With the global economy in turmoil and the weather (at least in North America) following suit, this holiday season seems like an even risker time that usual to stick one’s neck out and make predictions for the coming year.

But there are those who just can’t resist.

And, of course, there are always some trends that are safe to predict — because they’re already underway and set to blossom in the new year.

For example, we already know that the cell phone market is tanking as frugal users hold off on upgrading to newer, fancier handsets. Which is not to say that the folks to just have to have an iPhone or a BlackBerry will hold back on their quest for the latest and coolest gadgets.

Similarly, computer sales are down as consumers and businesses make do with what they have. But those same users have also indicated that Internet access is the last thing they’ll give up in the face of continuing hard times.

But what about new trends and twists we might not have seen coming?

Fortune magazine asked a select group of tech sector movers and shakers what they saw on the horizon for 2009 and they came up with four tech trends almost all of their consultants could agree on.

First, ultra-portable notebook PCs, such as the ASUS Eee PC, will become phneomenaly popular, especially among those who need a light, compact Net-ready portable but don’t want to pay — or simply can’t afford — the price of a full-featured notebook. Acer Dell and HP are also solidly in the so-called Netbook market with a variety of products.

Fortune’s gurus also back the contention that ‘cloud’ services — Web-based computing and storage services — will take off in 2009:

“Corporate cloud computing is getting a big boost from consumers who already get a fair number of services via the Net. Photo-sharing sites are great examples of cloud services, as is just about any service that lets consumers store data or information anywhere but their computer or mobile phone.”

In the same vein, Fortune’s seers predict an explosion in the popularity (in the corporate sector, at least) of virtual computing in the new year. This technology, which is just coming into its own, offers a variety of advantages for business operators and others who must protect their data and keep their systems up ands running at all times.

And, finally… No matter how bad the economy gets, people will still insist on access to recreational activities — perhaps not simply to relax but to escape their unpleasant reality for a few moments.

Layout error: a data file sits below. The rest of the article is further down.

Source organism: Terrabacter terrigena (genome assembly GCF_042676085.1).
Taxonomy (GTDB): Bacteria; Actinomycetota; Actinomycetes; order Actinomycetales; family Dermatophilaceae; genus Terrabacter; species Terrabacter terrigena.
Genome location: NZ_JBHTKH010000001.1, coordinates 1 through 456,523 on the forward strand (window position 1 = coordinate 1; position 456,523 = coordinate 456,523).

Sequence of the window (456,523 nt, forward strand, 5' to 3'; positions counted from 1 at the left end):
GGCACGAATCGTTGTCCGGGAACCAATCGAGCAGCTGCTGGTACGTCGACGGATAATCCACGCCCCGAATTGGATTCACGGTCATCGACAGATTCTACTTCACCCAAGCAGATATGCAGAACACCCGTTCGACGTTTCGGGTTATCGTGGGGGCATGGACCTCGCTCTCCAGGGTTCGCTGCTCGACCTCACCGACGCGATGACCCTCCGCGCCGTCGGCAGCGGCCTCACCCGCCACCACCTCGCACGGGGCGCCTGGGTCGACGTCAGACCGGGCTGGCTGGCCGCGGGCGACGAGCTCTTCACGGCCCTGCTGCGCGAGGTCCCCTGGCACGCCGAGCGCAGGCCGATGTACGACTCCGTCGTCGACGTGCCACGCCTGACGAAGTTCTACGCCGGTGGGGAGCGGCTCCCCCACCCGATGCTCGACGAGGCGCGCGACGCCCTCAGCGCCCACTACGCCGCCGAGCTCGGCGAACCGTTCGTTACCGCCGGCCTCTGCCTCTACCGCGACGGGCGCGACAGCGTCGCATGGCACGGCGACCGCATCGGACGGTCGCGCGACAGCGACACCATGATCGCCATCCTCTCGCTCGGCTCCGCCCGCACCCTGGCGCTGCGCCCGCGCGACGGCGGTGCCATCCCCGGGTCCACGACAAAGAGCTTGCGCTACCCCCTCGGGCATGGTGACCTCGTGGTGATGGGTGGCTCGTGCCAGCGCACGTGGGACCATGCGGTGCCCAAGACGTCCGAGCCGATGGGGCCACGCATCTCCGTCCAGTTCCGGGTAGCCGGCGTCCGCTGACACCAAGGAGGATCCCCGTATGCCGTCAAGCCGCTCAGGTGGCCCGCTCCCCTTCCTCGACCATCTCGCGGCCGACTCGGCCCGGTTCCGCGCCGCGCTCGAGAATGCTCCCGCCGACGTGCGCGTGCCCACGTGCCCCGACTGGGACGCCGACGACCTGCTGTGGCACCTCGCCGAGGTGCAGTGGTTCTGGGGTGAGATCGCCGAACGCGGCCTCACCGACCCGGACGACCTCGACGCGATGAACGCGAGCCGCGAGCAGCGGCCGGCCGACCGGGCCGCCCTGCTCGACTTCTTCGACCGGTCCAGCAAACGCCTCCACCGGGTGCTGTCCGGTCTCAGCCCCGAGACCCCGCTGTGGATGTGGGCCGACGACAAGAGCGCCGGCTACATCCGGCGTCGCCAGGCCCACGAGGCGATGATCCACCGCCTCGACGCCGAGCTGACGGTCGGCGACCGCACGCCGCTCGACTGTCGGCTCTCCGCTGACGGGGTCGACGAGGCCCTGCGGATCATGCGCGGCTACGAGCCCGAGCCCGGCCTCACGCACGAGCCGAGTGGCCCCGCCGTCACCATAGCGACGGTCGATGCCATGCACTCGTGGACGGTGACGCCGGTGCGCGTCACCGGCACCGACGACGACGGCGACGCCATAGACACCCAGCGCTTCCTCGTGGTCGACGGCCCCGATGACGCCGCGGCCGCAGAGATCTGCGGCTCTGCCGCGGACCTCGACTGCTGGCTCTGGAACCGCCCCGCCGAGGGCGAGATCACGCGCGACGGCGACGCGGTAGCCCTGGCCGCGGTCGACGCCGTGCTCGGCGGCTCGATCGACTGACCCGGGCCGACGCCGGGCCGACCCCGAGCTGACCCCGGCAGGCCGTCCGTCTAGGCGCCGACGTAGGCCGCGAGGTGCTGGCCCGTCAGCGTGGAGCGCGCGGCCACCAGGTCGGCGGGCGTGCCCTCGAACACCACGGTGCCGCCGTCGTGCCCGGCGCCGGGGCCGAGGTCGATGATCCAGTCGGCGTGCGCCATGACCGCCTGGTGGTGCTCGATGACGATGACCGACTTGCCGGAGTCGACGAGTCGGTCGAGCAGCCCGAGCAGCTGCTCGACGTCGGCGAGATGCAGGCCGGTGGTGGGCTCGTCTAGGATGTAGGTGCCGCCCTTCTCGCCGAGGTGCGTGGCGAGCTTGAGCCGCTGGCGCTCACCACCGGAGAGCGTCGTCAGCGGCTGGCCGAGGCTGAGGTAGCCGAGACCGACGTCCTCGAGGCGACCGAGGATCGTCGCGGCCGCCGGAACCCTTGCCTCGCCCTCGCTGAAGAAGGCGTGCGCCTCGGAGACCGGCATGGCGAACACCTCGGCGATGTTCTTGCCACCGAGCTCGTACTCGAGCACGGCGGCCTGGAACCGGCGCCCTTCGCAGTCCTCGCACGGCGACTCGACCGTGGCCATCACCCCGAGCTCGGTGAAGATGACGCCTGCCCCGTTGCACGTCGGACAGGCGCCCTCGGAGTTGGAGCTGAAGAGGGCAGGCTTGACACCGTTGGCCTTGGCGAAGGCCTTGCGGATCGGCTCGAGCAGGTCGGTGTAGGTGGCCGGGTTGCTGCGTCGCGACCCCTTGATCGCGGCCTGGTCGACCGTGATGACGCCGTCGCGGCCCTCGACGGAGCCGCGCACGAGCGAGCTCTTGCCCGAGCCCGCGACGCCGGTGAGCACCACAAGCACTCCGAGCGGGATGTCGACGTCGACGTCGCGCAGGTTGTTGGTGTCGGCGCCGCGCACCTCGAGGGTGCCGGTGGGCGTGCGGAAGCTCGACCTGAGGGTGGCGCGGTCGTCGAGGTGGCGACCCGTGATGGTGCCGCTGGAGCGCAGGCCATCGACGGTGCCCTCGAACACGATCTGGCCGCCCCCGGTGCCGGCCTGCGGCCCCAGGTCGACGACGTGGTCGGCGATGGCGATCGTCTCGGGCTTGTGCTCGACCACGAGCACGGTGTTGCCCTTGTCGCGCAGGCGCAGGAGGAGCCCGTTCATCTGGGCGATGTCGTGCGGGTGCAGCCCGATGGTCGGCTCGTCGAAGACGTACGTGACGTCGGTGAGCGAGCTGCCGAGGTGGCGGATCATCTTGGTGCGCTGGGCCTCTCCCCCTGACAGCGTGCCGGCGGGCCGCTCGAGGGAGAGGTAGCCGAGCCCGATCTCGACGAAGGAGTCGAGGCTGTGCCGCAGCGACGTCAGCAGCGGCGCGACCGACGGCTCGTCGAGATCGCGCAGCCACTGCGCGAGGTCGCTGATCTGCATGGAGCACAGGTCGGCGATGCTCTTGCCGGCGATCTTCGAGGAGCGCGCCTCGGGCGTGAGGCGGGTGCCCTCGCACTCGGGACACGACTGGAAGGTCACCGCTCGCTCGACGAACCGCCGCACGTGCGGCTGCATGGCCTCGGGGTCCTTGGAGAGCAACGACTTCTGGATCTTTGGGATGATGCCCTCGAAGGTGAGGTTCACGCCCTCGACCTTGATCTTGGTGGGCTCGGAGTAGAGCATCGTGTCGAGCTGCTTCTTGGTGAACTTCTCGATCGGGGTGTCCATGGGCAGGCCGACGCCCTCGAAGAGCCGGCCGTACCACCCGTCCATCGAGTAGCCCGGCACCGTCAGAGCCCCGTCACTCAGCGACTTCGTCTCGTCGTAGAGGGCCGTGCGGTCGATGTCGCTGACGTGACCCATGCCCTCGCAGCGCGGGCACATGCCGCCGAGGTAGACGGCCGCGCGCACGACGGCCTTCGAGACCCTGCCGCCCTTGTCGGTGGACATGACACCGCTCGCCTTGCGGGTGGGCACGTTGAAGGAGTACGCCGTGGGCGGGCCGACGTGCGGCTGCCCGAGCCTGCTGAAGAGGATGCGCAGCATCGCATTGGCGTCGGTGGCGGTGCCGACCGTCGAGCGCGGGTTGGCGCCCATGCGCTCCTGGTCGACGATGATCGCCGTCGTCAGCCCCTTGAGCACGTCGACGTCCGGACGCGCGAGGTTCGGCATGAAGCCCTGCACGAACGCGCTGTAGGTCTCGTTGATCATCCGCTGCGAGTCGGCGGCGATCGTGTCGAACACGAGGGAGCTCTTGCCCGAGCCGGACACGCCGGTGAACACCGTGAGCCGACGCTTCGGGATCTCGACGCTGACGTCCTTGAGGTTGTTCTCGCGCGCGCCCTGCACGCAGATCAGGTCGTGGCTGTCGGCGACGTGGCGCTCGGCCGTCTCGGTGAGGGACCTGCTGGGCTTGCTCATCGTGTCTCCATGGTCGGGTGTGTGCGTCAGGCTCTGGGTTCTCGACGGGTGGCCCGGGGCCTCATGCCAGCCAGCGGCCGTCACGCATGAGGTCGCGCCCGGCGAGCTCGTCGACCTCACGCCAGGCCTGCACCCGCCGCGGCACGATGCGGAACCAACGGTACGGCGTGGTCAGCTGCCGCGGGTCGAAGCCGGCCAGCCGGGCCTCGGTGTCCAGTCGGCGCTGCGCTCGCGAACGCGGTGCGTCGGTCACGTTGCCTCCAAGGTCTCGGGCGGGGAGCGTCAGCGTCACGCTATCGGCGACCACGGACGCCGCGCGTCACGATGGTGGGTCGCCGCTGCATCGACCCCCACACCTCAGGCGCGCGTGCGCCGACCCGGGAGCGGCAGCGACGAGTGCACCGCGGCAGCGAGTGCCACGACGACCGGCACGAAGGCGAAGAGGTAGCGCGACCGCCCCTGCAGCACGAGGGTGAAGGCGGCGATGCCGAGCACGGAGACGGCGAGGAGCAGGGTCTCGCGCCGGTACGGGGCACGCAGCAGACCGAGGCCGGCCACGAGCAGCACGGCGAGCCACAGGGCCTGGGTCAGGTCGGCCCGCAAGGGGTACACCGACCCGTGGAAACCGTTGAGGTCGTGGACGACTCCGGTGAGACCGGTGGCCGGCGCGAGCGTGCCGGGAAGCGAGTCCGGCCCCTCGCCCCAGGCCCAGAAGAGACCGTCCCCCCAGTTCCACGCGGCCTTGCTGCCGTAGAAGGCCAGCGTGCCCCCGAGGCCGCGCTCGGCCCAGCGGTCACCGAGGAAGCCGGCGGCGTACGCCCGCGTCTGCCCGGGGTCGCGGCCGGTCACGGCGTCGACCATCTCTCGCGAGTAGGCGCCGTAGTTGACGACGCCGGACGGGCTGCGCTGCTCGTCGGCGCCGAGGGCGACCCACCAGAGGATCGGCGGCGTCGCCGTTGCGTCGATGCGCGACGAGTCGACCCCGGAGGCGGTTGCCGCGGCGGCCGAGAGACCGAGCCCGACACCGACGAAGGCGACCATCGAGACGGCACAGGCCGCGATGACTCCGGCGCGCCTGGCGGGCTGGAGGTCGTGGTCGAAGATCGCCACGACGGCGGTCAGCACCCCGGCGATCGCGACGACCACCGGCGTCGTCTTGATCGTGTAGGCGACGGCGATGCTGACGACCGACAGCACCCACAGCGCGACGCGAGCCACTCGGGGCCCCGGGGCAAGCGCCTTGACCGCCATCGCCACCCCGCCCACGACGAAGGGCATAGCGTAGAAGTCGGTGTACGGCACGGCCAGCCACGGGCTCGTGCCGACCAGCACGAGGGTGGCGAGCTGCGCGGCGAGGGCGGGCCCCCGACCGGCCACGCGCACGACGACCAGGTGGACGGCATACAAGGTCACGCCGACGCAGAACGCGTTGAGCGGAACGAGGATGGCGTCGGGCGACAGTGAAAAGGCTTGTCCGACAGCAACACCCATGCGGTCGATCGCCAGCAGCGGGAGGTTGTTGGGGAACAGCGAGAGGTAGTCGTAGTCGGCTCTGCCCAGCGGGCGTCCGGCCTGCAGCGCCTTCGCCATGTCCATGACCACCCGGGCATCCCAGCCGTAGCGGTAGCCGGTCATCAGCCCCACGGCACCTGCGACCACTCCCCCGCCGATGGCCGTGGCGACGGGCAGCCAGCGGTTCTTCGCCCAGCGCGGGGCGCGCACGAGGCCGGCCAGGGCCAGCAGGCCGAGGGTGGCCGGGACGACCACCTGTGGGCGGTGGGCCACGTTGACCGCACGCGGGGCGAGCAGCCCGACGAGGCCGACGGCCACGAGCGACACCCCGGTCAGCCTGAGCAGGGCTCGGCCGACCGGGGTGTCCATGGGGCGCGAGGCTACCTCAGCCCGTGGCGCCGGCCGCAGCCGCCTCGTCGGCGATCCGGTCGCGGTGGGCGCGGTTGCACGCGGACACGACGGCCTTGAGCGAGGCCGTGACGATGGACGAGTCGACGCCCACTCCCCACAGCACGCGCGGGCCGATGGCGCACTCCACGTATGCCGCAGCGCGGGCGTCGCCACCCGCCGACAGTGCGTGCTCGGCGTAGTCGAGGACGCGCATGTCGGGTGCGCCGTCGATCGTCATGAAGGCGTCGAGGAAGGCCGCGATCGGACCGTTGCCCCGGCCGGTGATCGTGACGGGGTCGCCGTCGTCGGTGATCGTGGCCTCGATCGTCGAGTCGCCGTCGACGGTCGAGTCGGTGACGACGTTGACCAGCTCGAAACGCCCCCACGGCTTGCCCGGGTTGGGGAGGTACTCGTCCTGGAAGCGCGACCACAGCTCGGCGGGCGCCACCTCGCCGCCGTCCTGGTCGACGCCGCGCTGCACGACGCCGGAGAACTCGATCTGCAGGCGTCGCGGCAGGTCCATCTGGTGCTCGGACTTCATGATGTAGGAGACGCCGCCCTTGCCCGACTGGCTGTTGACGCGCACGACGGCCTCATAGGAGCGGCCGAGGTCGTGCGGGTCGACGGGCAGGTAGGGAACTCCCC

“American consumers are unlikely to part with their broadband connections, an Accenture study found. Indeed, they are more likely to get rid of cable television channels (once considered practically a utility) or their mobile phones than their high-speed Internet connections.”

As reported last fall on TLP, Australian regulators are preparing to instutite national Internet filtering. And many Australians, including civil-rights activists, engineers, Internet providers and politicians from opposition parties, are increasing their protests against the plan. Hundreds of free-speech supporters rallied in each of Australian’s state capitals in recent weeks to protest the plan, which they assail as blatant censorship.

The Australian govenrnment plans to filter out an estimated 1,300 Web sites that are known to contravene Australian laws, most involving child pornography, excessive violence; providing instructions on how to commit crimes, use illicit drugs; or advocating terrorism.

One thing that has free speech advocates up in arms is that the list of sites to be banned has not been made poublic and is not subject to review by any independent authority.

Protest organizer Justin Smith of Melbourne warns that secrecy could allow politicians or political parties to use the filtering scheme to further their own agendas.

“I think the money would be better spent in investing in law enforcement and targeting producers of child porn,” Smith told the Associated Press.

Internet service providers (ISPs) caution that filtering could make browsing much slower for Australian users — up to 86 per cent slower, in fact. ISPs also express doubts that filtering all achieve its intended goal of making the Net safer for Australians. They point out that the best filtering systems currently available can boast only a mediochre accuracy rate.

The Australian government has earmarked (A)$45 million for the filtering plan, which in turn is just one aspect of a planned overall Internet safety program expected to cost more than (A)$128 million.

A leading European Community security organization had ended 2008 with a prediction that cyber crime will soon cause at least as much economic havoc as the current global financial crisis, if left unchecked.

Kilian Strauss, of the Organization for Security and Cooperation in Europe (OSCE) told Reuters news service, “These criminals, they outsmart us ten, or a hundred to one.”

Strauss also notes that cyber crime is already reaping a global harvest ammounting to (US)$100 billion annually.

The OSCE echoes warnings by other law enforcement and security organizations that organized cyber crime is exploiting a vaccuum in international cooperation between enforcement agencies.

In a darker vein, growing fears about the economic effects of out-of-control global cyber crime have (predicatably) given rise to calls for greater regulation of the Internet. However, security experts seem to agree that the problem is not regulation — which, alone, is ineffective in battling crime — but a lack of globally-coordinated enforcement.

Interpol President Khoo Boon Hui told Reuters that his organization is most concerned with the rapid rise of ‘tech-savvy gangs’ from China, India, Eastern Europe and Africa.

Of greater concern to some, particularly in the U.S., is an alleged growing threat of cyber spying by Russia and China.

A survey of year-end holiday advertising efforts and accompanying media coverage could convince anyone that PC gaming is dead and consoles rule the kingdom.